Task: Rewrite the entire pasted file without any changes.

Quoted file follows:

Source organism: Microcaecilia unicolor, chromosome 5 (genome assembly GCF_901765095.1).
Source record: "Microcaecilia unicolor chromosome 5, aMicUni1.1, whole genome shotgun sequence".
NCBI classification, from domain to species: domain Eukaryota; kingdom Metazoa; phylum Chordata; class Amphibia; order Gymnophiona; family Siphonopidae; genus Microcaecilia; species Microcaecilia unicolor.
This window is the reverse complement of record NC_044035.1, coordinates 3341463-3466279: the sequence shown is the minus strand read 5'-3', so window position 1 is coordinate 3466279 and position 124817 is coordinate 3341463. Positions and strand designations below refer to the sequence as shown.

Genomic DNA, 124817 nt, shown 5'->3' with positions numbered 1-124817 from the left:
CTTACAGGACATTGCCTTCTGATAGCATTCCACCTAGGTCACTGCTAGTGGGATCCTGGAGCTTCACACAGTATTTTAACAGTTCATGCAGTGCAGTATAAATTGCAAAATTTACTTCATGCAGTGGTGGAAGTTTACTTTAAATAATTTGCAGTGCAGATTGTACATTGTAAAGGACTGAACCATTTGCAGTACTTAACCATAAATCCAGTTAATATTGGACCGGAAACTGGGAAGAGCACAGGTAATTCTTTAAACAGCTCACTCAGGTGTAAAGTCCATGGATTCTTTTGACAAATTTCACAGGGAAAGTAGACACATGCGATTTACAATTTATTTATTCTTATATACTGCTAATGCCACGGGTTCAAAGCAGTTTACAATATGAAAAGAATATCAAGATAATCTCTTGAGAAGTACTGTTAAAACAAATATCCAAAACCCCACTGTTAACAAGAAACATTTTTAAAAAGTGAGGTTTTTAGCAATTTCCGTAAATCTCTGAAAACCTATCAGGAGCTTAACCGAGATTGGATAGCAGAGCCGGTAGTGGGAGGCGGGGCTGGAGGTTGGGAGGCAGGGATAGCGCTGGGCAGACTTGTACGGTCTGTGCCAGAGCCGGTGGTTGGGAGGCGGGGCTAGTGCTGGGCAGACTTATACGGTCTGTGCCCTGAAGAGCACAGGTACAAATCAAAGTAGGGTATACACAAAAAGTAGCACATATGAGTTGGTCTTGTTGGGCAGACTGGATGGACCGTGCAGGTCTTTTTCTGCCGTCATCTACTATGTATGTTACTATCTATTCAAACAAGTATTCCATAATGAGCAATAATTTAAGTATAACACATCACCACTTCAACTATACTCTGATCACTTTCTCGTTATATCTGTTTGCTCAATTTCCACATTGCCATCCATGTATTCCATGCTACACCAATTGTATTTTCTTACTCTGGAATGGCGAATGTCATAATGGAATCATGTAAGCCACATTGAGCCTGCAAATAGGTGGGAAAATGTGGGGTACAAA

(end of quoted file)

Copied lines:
Source organism: Microcaecilia unicolor, chromosome 5 (genome assembly GCF_901765095.1).
Source record: "Microcaecilia unicolor chromosome 5, aMicUni1.1, whole genome shotgun sequence".
NCBI classification, from domain to species: domain Eukaryota; kingdom Metazoa; phylum Chordata; class Amphibia; order Gymnophiona; family Siphonopidae; genus Microcaecilia; species Microcaecilia unicolor.
This window is the reverse complement of record NC_044035.1, coordinates 3341463-3466279: the sequence shown is the minus strand read 5'-3', so window position 1 is coordinate 3466279 and position 124817 is coordinate 3341463. Positions and strand designations below refer to the sequence as shown.

Genomic DNA, 124817 nt, shown 5'->3' with positions numbered 1-124817 from the left:
CTTACAGGACATTGCCTTCTGATAGCATTCCACCTAGGTCACTGCTAGTGGGATCCTGGAGCTTCACACAGTATTTTAACAGTTCATGCAGTGCAGTATAAATTGCAAAATTTACTTCATGCAGTGGTGGAAGTTTACTTTAAATAATTTGCAGTGCAGATTGTACATTGTAAAGGACTGAACCATTTGCAGTACTTAACCATAAATCCAGTTAATATTGGACCGGAAACTGGGAAGAGCACAGGTAATTCTTTAAACAGCTCACTCAGGTGTAAAGTCCATGGATTCTTTTGACAAATTTCACAGGGAAAGTAGACACATGCGATTTACAATTTATTTATTCTTATATACTGCTAATGCCACGGGTTCAAAGCAGTTTACAATATGAAAAGAATATCAAGATAATCTCTTGAGAAGTACTGTTAAAACAAATATCCAAAACCCCACTGTTAACAAGAAACATTTTTAAAAAGTGAGGTTTTTAGCAATTTCCGTAAATCTCTGAAAACCTATCAGGAGCTTAACCGAGATTGGATAGCAGAGCCGGTAGTGGGAGGCGGGGCTGGAGGTTGGGAGGCAGGGATAGCGCTGGGCAGACTTGTACGGTCTGTGCCAGAGCCGGTGGTTGGGAGGCGGGGCTAGTGCTGGGCAGACTTATACGGTCTGTGCCCTGAAGAGCACAGGTACAAATCAAAGTAGGGTATACACAAAAAGTAGCACATATGAGTTGGTCTTGTTGGGCAGACTGGATGGACCGTGCAGGTCTTTTTCTGCCGTCATCTACTATGTATGTTACTATCTATTCAAACAAGTATTCCATAATGAGCAATAATTTAAGTATAACACATCACCACTTCAACTATACTCTGATCACTTTCTCGTTATATCTGTTTGCTCAATTTCCACATTGCCATCCATGTATTCCATGCTACACCAATTGTATTTTCTTACTCTGGAATGGCGAATGTCATAATGGAATCATGTAAGCCACATTGAGCCTGCAAATAGGTGGGAAAATGTGGGGTACAAA